Okay, so rarely do I see dead people. Mostly I see furry creatures of the dearly departed variety who have come back from the other side to warn me of their previous owner’s impending doom. But right now, the only thing I’m seeing is my sweet little sugar cookie who finally made her debut, precious Lyla Nell. It’s just been a few hours since I’ve given birth—in the middle of the conservatory of my mother’s B&B of all places, or at least what used to be my mother’s B&B before she foolishly sold it to a couple of airheads and promptly gave all the money to her con artist of a boyfriend. But here we are, this little dark-haired cutie and me. Her skin glows a bright pink, and her features are dainty with a tiny button nose and perfectly shaped bowtie lips. Her eyebrows are neatly feathered and her chin comes to a slight point. I can’t stop gazing at her as she sleeps bundled in my arms. She is perfect. The door to the room slowly opens as my handsome husband steps in apprehensively.

I had sent Everett down to get us some snacks, but my appetite seems to have tempered itself since then. “Hey.” I sit up as best I can, happy to see him. “Thank God it’s you. I find it unnerving that they don’t have locks on the doors to these rooms. Any nutcase could just wander right in here while I’m sleeping and try to make off with Lyla Nell.” Okay, so that was most likely totally unwarranted, but I’m right regardless. Everett’s jaw redefines itself as if the idea made him livid. “I’m here now. Nobody is going to hurt you or Lyla Nell.

I can promise you that. Happy birthday, Lemon.” Everett has almost always called me by my surname, and I don’t mind it one bit. It’s sort of our thing. “Thank you.” I wince. “I almost forgot all about my birthday. But now that I have a birthday buddy to share it with forever, I will never forget anything about this precious day ever again.” I land a sweet kiss to the baby’s forehead. “She’s still sleeping,” I whisper with a tiny giggle in my voice.

“Oh, Everett, I’m over the moon.” “I’m right there with you.” A heavy breath presses out of him as he takes in the tiny peanut with nothing but love in his cobalt blue eyes. “She’s beautiful, Lemon. Just like her mother.” He lands a pile of clothes onto the chair in the corner, and I recognize my sweater and a robe in the jumble. “Did you go home?” I ask. “No wonder it took you forever.” “No.” He looks pained at the idea as he brandishes a bag of chocolate chip cookies.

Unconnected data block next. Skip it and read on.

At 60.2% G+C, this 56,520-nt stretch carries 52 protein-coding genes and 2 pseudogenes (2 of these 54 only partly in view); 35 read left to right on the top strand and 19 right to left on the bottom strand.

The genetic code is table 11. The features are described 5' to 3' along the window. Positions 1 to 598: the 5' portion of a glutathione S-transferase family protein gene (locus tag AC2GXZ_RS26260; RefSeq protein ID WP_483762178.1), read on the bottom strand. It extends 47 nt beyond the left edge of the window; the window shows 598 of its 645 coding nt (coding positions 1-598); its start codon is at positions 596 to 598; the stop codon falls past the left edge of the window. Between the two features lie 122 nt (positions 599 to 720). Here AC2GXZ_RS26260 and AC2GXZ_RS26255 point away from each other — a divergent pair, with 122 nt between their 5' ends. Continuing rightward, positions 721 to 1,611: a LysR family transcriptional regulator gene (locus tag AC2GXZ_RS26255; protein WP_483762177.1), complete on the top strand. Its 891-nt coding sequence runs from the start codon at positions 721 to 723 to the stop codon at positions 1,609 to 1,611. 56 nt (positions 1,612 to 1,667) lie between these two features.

“I ran into Carlotta out in the hall. I guess she wanted to drop them off herself. I think she said something about Noah taking a shower.” “That’s fine,” I say as Everett moves the recliner right next to the bed and takes a seat. “Both Nell and my father dropped by while you were gone. Can you believe it? I got to see my dad!” Tears fill my eyes at the thought of it. Both Nell and my father have been dead for a good long while, but I’ve seen them both several times since they’ve crossed the veil. Although, Nell has appeared to me more than my father has. “I guess seeing the dead does have its perks.” He lands a warm kiss to my lips and I take a moment to take in his warm cologne.

“It sure does.” But not in the way one would think. It’s not like I see dead people everywhere I go. The only ghosts I see regularly are the ones taking up residence in my mother’s old B&B, a happy family of four—if you include the ghostly cat. Other than that, the only time I see the disembodied as of late is if someone has been killed—and I’m not talking about the deceased. The dead in question is typically someone or some creature that the deceased truly loved. They generally come back to help solve the crime of a person who was near and dear to their hearts. That probably explains why so many of the dearly departed that come back to help are animals. It makes perfect sense; loving a pet is the purest love of all. “Unbutton your shirt,” I whisper to Everett.

“I want you to bond with the baby.” “You don’t have to ask me twice.” Everett does just that and I carefully unwrap Lyla Nell and hand her over to him. Everett lays the sleeping babe over his chest and covers her back with the blanket. “Get some rest, Lemon.” He drops a kiss to the top of Lyla Nell’s head, and if I’m not mistaken, he’s just shed the softest smile. “I’ll keep an eye on her.” But I don’t sleep. I plow my way through that bag of cookies and all the while I try my best to soak in the sight of this gorgeous man holding our daughter. And she is Everett’s daughter no matter if Noah turns out to be the father.

The door cracks open slowly and in strides Noah with a baby bag in his arms that looks to be overloaded with far too many things, and I giggle at the sight. I probably should have packed a bag for the hospital months ago, but there never seemed to be any time. And now she’s here and it feels as if everything in my life before her didn’t really exist. “Hey, beautiful.” Noah comes over and lands a kiss to my cheek before pulling over the other recliner in the room. The three of us catch maybe an hour of sleep. And even in that narrow window I manage to fall in and out of fevered dreams. When I wake up, Noah has the baby on his chest with his shirt unbuttoned so he can get that precious skin-on-skin contact with her, too. I look from Everett to Noah and marvel at how wonderful they’ve been through all of this, how very civil they’ve been to one another, and I wonder if they’ll remain civil once we find out the paternity results—on live TV no less. Why does everything always have to be so complicated? But on the bright side, maybe this paternity nightmare will be the very last complicated thing in my life.

I’ve got Lyla Nell to think about now. I can’t land myself in hot water the way I’ve been prone to do these last few years. No, it’s time for the chaos that my life has devolved into to come to an end. It’s time for peace and calmness, just like the way it is now in this room with a tiny angelic being lighting up our world with all her sugar cookie glory. But deep down, I wonder exactly how long this peaceful moment will last. Something tells me, it’s just the calm before the storm.